Ayurvedic Cooking

The Art of Ayurvedic Cooking is called Anna Yoga, Anna is our body made from food.

“You are what you eat”

Recently this saying has gained again more and and more on popularity . The awareness of the fact, that everything we eat has an impact on our health and well-being  not only on the physical but also  the mental level has risen. A healthy diet, which suits our own personal constitution, plays an important role in the prevention of illnesses in Ayurveda.

 

Body Constitutions

Ayurveda is based on the concept that everything consists of 5 elements – earth, water, fire, air, and ether (space). These elements are found in different proportions and are teamed up to create our basic constitution:

  • Earth and water → Kapha,constitution_pic
  • water & fire→Pitta,
  • air & ether → Vata.

Due to various reasons we are predominantly Kapha, Pitta, or Vata, but mostly two are predominant giving us a Kapha-Pitta, Kapha-Vata, Pitta-Kapha, Pitta-Vata etc. constitution.

Everything that we eat has certain qualities. These qualities either aggravate our predominance or calm it. The basic idea of Ayurveda is that if we eat constantly food with the same quality it will be aggravating which will eventually lead towards an imbalance. We therefore have to eat more food with different qualities in order to remain in balance.

Ayurveda distinguishes between 6 different tastes: sweet, sour, bitter, salty, astringent, and pungent. Also these different tastes have an impact on our constitution in terms of aggravating and calming, although a complete meal contains all 6 tastes. To give you a better understanding:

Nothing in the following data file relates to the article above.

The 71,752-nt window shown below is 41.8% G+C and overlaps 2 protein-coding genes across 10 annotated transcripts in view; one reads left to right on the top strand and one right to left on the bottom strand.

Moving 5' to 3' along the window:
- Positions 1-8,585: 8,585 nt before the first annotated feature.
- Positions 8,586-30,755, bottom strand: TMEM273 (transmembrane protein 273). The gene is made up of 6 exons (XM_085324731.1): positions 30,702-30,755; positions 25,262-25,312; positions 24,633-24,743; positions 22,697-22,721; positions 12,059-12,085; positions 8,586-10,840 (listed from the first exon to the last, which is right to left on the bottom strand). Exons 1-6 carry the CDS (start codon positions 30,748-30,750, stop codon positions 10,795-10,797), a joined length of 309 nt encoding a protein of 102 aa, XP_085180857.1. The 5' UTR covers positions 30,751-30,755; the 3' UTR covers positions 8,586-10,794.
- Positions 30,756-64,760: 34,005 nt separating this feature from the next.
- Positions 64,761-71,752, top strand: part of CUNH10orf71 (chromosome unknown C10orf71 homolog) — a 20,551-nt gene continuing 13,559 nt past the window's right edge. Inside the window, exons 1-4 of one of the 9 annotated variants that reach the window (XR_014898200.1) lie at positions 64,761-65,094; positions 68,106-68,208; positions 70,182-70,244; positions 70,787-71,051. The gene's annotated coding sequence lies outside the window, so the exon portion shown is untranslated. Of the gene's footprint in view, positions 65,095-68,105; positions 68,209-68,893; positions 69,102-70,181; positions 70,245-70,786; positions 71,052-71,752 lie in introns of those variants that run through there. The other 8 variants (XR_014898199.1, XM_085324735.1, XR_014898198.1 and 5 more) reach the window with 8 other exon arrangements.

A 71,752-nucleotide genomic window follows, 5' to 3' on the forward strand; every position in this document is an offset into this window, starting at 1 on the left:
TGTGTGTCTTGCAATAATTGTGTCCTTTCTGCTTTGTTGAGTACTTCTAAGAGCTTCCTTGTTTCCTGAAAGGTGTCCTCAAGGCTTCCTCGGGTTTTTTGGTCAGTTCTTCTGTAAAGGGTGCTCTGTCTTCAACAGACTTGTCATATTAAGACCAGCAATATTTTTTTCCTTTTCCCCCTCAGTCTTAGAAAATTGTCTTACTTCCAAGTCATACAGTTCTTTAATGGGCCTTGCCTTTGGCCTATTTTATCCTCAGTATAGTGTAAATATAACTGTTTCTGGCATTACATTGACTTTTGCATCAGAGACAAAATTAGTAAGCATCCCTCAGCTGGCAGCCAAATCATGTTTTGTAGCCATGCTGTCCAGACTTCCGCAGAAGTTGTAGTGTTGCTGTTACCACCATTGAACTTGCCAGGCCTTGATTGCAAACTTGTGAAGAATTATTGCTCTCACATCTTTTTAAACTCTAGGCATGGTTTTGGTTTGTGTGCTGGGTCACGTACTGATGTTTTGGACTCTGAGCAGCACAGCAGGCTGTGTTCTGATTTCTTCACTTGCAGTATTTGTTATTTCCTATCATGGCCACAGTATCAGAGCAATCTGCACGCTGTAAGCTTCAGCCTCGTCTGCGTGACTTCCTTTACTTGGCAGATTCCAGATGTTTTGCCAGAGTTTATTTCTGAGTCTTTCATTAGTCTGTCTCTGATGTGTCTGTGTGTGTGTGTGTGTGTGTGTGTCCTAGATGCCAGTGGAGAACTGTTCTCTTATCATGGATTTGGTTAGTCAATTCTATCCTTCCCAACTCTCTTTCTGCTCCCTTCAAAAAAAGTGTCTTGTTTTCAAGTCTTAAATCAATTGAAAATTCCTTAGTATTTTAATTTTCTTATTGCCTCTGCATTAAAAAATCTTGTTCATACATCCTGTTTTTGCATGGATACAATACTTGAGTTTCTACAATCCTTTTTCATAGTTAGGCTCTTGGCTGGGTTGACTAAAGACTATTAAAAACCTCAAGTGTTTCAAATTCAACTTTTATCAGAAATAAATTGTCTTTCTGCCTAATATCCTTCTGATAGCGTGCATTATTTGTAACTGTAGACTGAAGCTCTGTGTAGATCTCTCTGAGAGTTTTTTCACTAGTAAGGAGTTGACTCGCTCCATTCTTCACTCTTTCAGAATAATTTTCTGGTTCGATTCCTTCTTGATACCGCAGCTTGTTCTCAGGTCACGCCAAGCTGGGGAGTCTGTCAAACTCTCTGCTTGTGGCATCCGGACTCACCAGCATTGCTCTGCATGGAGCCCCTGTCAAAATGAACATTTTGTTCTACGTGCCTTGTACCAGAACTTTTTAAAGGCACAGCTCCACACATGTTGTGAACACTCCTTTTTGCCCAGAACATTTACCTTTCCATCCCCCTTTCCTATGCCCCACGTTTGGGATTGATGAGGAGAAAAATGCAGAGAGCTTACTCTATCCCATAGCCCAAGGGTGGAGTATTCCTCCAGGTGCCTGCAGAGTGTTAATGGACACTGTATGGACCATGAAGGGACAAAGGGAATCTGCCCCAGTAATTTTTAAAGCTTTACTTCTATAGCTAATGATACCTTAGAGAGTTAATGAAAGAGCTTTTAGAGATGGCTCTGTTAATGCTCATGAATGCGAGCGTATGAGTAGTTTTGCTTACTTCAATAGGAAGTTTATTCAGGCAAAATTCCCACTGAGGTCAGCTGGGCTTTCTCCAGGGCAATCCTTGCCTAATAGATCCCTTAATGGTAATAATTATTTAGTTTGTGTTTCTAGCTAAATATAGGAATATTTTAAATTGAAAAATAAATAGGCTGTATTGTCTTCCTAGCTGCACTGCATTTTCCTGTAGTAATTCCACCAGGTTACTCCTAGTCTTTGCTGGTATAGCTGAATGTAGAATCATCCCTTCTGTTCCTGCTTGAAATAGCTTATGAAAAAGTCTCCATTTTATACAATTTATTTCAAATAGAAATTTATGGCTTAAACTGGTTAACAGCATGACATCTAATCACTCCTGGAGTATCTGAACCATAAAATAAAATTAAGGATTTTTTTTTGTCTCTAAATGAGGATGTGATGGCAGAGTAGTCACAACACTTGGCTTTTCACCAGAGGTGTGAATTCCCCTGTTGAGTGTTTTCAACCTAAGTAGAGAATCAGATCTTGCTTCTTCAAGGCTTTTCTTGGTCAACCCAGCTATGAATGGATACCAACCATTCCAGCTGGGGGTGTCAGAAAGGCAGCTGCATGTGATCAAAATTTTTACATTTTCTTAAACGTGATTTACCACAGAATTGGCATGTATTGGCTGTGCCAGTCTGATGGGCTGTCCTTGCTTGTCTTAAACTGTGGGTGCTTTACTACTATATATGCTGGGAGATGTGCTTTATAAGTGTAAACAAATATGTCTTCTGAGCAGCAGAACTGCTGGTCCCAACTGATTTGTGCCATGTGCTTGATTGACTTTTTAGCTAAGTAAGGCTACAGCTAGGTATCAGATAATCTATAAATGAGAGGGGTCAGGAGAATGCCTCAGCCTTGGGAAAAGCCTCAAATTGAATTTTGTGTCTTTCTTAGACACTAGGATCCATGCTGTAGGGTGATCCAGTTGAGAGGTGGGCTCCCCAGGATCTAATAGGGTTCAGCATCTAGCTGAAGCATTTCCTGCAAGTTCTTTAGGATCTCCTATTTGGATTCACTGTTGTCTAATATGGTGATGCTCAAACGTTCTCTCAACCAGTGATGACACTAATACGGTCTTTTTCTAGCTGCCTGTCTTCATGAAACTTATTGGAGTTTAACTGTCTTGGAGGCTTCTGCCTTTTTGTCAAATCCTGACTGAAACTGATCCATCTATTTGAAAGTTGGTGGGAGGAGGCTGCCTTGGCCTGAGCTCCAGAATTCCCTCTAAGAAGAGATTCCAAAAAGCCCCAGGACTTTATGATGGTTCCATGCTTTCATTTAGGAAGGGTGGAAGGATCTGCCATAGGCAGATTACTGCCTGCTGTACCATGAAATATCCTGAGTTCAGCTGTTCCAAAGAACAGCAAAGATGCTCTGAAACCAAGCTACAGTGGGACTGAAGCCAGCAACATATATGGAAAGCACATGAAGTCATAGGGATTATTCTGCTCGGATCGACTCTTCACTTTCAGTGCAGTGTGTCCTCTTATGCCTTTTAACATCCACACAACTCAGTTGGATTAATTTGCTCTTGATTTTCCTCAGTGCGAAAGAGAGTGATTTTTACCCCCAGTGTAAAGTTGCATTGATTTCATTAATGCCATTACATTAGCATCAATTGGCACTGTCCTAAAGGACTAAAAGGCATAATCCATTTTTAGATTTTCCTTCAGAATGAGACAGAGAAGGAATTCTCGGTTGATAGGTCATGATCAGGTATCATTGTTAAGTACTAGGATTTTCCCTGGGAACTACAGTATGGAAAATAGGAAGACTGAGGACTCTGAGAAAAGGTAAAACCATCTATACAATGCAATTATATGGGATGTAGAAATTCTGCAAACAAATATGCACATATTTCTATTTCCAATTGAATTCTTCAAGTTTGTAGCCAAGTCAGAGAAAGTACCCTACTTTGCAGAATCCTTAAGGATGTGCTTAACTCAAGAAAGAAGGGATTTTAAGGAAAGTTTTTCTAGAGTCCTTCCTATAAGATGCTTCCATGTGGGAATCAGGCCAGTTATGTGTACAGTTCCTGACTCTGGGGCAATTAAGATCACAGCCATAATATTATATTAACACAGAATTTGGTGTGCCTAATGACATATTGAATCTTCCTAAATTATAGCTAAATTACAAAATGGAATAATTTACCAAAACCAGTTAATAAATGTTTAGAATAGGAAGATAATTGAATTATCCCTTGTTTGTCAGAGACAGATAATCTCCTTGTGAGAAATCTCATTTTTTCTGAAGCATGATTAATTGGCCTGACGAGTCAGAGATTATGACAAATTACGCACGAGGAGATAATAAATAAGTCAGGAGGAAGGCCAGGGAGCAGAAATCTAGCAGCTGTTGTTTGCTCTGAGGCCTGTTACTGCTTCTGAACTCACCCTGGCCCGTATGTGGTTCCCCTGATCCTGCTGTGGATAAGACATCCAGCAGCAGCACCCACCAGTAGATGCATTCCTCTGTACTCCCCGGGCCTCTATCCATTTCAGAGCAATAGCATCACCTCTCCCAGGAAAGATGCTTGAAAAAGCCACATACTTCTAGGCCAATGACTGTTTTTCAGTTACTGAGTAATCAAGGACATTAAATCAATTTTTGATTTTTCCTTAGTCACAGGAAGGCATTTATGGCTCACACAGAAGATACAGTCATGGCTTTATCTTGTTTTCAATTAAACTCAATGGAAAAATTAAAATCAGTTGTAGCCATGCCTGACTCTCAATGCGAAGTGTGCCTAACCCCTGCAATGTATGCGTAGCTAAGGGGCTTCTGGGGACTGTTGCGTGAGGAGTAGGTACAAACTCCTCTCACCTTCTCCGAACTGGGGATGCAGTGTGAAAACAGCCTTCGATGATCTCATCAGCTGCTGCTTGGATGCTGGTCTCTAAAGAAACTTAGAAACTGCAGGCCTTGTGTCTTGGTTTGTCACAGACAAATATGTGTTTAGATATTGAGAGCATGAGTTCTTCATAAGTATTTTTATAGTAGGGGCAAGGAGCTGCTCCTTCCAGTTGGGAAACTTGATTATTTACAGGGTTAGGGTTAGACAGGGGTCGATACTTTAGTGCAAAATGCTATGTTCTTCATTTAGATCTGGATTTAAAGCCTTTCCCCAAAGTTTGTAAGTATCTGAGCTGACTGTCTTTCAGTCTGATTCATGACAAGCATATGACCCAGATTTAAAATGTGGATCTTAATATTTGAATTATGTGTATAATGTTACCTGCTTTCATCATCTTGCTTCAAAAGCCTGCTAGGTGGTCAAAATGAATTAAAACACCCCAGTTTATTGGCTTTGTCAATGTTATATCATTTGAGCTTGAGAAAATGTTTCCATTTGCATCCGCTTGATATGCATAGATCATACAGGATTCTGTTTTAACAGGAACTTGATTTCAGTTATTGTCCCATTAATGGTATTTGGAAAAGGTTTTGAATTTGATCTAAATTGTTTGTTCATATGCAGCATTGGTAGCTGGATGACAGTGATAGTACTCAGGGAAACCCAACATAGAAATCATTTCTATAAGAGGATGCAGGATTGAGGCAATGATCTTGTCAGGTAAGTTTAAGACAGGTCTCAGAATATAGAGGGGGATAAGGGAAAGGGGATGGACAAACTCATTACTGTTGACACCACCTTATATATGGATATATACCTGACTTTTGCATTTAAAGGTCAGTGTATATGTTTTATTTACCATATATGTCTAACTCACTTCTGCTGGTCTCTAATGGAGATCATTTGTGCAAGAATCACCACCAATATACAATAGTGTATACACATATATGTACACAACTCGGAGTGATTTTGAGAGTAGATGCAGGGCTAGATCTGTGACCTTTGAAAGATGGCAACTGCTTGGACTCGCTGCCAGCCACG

Sweet increases Kapha decreases Pitta & Vata
Sour increases Pitta & Kapha decreases Vata
Bitter increases Vata decreases Pitta & Kapha
Salty increases Pitta & Kapha decreases Vata
Astringent increases Vata decreases Pitta & Kapha
Pungent increases Pitta & Vata decreases Kapha

 

That’s how your lunch could look like – YUMMY

Which fruits, vegetables, and lentils to eat and with which spices to prepare them so that our body receives an appropriate diet containing all 6 tastes as well, is the heart of the art to prepare Ayurvedic food.

Maya Tiwari’s book “Ayurveda – A Life of Balance” offers an excellent opportunity to study and understand the qualities of food.

Apart from what we cook, the way we cook our food is also important.

The food we eat should be a healthy and balancing nourishment for our body and mind, easy to digest and should provide us with the necessary energy to achieve what we would like do. In order to provide us with this energy our meal has to be prepared accordingly:

The kitchen should be a clean, neat, and uncluttered place.

  • Before starting to prepare the food, hands, feet, and face should be washed; hair should be combed and tied back.
  • Never cook when you are angry or upset. Emotions pervade the energy or the food you are handling. At stressful times, take a few minutes of quieten your mind.
  • Cook seasonal menus, using fresh food.
  • The food should not be tasted during the preparation and cooking.
  • Women during the first 4 days of their menstruation should not prepare food for others.

 

Regular workshops introduce Indian ayurvedic cooking perfectly enjoyable for the western tongue and spices which are important aid for the digestion. These workshops are hands-on, no demonstrations, lots of fun, recipes are provided, and the food can be enjoyed afterwards.